Wednesday, 30 June 2010

What would Dr Pusey do?

Recent discussions about the post-July situation in the C of E (something which will inevitably impact greatly on the situation here in the C in W) have highlighted the fact that any comments we might make now are simply speculation. We just don't know what will happen or what the fall-out will be.
However, if the Archbishops' proposals are passed without amendment, and that is a long way from being even a racing certainty, those who stay and minister within the new dispensation (often trapped because of circumstances of various kinds, together with those who have no other theological place elsewhere) will be faced with a very much compromised and impoverished ecclesiology (even for us Anglicans who, the ecclesiastical world knows, don't do ecclesiology) and a future which falls far short of Forward in Faith's express aim of  providing a secure ecclesial future for our children and grandchildren, and which certainly does nothing to address the aim of promoting ecumenism with Rome and the East, save providing the Anglican establishment with a handy figleaf with which to clothe their essential indifference and even hostility towards catholic ecumenism.
We know very well, wherever we ourselves end up, that the question of any Anglican decision as to its future direction (posed starkly by Cardinal Kasper at the last Lambeth Conference) will have been decided in favour not only of Protestantism, but liberal revisionist Protestantism. Anglican identity will have undergone as radical a shift as has occurred anywhere in its history, and the remaining rump of 'Catholic' sacramentalists committed to apostolic faith and order, will be completely powerless to change that. For as long as they (are permitted to) remain, they (we?) will be perhaps a nagging and increasingly uncomfortable reminder to the rest of the Communion of what might have been had the convergence of the ARCIC process not been sabotaged by Anglican unilateralism, but I suspect only the space of a short generation will put paid to their resistance.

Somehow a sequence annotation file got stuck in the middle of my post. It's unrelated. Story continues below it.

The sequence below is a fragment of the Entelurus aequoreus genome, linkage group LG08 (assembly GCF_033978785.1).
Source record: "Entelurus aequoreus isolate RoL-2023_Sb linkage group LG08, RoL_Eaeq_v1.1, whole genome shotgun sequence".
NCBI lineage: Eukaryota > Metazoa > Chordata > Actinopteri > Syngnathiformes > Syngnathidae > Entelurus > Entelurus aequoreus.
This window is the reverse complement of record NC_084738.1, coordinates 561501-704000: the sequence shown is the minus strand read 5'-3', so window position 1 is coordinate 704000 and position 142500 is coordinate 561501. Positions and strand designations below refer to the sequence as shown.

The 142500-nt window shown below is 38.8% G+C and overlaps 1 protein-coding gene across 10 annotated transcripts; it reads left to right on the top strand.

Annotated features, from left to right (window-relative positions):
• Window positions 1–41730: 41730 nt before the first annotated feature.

So, whatever our individual decisions might be now or later this year in terms of the Ordinariate, we should certainly all pray for its success; because it alone is capable of guaranteeing the true spirit of the Oxford Movement and any long-term future Anglo-Catholicism may have.

Certianly one historical parallel we should strenuously resist is that of the situation prevailing in the Church of England following the conversion of John Henry Newman in 1845.
Here is Edward Bouverie Pusey writing perhaps more appositely to our present circumstances:


....."and we shall then see, I hope, that all which hold 'the deposit of the faith' (the Creeds, as an authority without them) will be on one side, the Eastern, the Western, our own', and those who lean on their own understanding on the other. I wish you would not let yourself be drawn off by your fears of 'Popery'. While people are drawn off to this, the enemy (heresy of all sorts, misbelief, unbelief) is taking possession of our citadel. Our real battle is with infidelity, and from this Satan is luring us off." 
[ from a letter of 1844 to W.F. Hook]
And again:


"I look with terror on any admission of laity into Synods. It at once invests them with an ecclesiastical office, which will develop itself sooner or later, I believe, to the destruction of the faith."
                 [from a leter to John Keble]